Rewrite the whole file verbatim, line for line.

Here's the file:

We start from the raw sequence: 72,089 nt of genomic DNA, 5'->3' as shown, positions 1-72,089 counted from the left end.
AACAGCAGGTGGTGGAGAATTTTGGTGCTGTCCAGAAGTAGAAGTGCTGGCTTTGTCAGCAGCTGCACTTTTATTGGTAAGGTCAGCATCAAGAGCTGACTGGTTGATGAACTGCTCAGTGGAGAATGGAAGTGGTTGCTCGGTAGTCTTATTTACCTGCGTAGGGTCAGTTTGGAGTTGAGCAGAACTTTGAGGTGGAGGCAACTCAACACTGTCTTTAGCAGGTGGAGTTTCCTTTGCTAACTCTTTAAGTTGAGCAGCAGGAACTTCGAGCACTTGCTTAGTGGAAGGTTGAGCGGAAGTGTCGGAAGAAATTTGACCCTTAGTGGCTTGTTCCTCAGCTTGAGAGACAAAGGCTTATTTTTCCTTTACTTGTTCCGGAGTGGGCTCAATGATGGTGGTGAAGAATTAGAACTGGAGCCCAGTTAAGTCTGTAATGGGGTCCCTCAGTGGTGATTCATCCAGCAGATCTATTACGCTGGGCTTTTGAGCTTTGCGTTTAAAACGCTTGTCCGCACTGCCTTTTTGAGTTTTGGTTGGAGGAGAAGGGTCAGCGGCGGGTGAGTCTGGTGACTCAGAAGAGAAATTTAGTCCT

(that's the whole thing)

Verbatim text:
We start from the raw sequence: 72,089 nt of genomic DNA, 5'->3' as shown, positions 1-72,089 counted from the left end.
AACAGCAGGTGGTGGAGAATTTTGGTGCTGTCCAGAAGTAGAAGTGCTGGCTTTGTCAGCAGCTGCACTTTTATTGGTAAGGTCAGCATCAAGAGCTGACTGGTTGATGAACTGCTCAGTGGAGAATGGAAGTGGTTGCTCGGTAGTCTTATTTACCTGCGTAGGGTCAGTTTGGAGTTGAGCAGAACTTTGAGGTGGAGGCAACTCAACACTGTCTTTAGCAGGTGGAGTTTCCTTTGCTAACTCTTTAAGTTGAGCAGCAGGAACTTCGAGCACTTGCTTAGTGGAAGGTTGAGCGGAAGTGTCGGAAGAAATTTGACCCTTAGTGGCTTGTTCCTCAGCTTGAGAGACAAAGGCTTATTTTTCCTTTACTTGTTCCGGAGTGGGCTCAATGATGGTGGTGAAGAATTAGAACTGGAGCCCAGTTAAGTCTGTAATGGGGTCCCTCAGTGGTGATTCATCCAGCAGATCTATTACGCTGGGCTTTTGAGCTTTGCGTTTAAAACGCTTGTCCGCACTGCCTTTTTGAGTTTTGGTTGGAGGAGAAGGGTCAGCGGCGGGTGAGTCTGGTGACTCAGAAGAGAAATTTAGTCCT